The Yankees are doing what? Aggressive baserunning? Situational hitting?

In just four games to open the season, the 2024 Bronx Bombers have a completely different look and feel from the flat and uninspired group that missed the playoffs last year. They created traffic on the basepaths and drove runners in. They finally have a defensive left fielder roaming a corner. There is true righty-lefty balance in the lineup. Anyone who paid slight attention to the Yankees these past couple of seasons, let alone followed their every move, can see the contrast. 

We’ll get to the immense impact of Juan Soto in a bit, but even taking out the myriad ways the superstar alone helped the Yankees win games, the overall player mentality on the roster has clearly changed. It’s hard to find another stretch of games where Judge, sandwiched between two strong outfield arms and finally getting lineup protection, beamed that much. The club played loose, but it didn’t let itself be bullied by its recent postseason nemesis. Most encouragingly, the Yankees came back from behind all weekend.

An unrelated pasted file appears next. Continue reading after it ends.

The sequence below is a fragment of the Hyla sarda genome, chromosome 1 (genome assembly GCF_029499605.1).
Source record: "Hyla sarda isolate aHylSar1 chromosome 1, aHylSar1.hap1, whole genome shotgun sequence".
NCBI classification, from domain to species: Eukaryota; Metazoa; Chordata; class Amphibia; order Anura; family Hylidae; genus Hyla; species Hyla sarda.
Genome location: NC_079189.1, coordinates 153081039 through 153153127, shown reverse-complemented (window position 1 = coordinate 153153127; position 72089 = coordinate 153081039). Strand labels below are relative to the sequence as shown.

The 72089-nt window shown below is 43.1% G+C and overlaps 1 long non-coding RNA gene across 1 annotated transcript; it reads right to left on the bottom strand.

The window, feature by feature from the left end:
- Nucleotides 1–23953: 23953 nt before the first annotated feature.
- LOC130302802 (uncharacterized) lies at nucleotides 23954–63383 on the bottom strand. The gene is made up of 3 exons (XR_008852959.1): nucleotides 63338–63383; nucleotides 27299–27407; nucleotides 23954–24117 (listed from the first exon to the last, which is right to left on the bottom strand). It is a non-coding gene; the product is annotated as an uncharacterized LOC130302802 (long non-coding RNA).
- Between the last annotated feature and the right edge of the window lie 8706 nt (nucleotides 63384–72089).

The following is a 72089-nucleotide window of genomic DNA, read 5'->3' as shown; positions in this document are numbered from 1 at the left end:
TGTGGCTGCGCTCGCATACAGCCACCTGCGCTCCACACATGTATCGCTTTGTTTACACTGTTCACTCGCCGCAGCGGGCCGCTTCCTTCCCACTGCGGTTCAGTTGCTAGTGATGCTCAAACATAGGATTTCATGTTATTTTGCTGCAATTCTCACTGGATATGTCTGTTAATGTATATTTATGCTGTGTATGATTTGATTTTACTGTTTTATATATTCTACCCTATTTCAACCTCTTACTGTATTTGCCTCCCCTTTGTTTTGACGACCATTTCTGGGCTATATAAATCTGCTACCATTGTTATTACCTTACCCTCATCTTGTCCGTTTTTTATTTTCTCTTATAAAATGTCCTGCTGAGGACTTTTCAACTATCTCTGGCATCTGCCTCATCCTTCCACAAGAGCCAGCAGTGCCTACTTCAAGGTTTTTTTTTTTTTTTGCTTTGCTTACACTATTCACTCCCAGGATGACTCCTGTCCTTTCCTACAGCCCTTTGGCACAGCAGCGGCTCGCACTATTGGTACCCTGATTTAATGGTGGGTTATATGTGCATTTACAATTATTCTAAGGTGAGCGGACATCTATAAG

Sure, it’s early. But with a special, once-in-a-generation hitter like Soto in the lineup, it seems like the Yankees have found their new identity. If this confidence can carry them through the long season, New York’s series-opening sweep over the Astros was just the appetizer. The first 4-0 start to the season since 2003, and taking four straight from the Astros in the Minute Maid juicebox in the process, was a dream scenario. 

A message was sent this weekend: The Yankees are back. Here are my top three observations from their sweep in Houston.

1. Soto does it again and again (and again)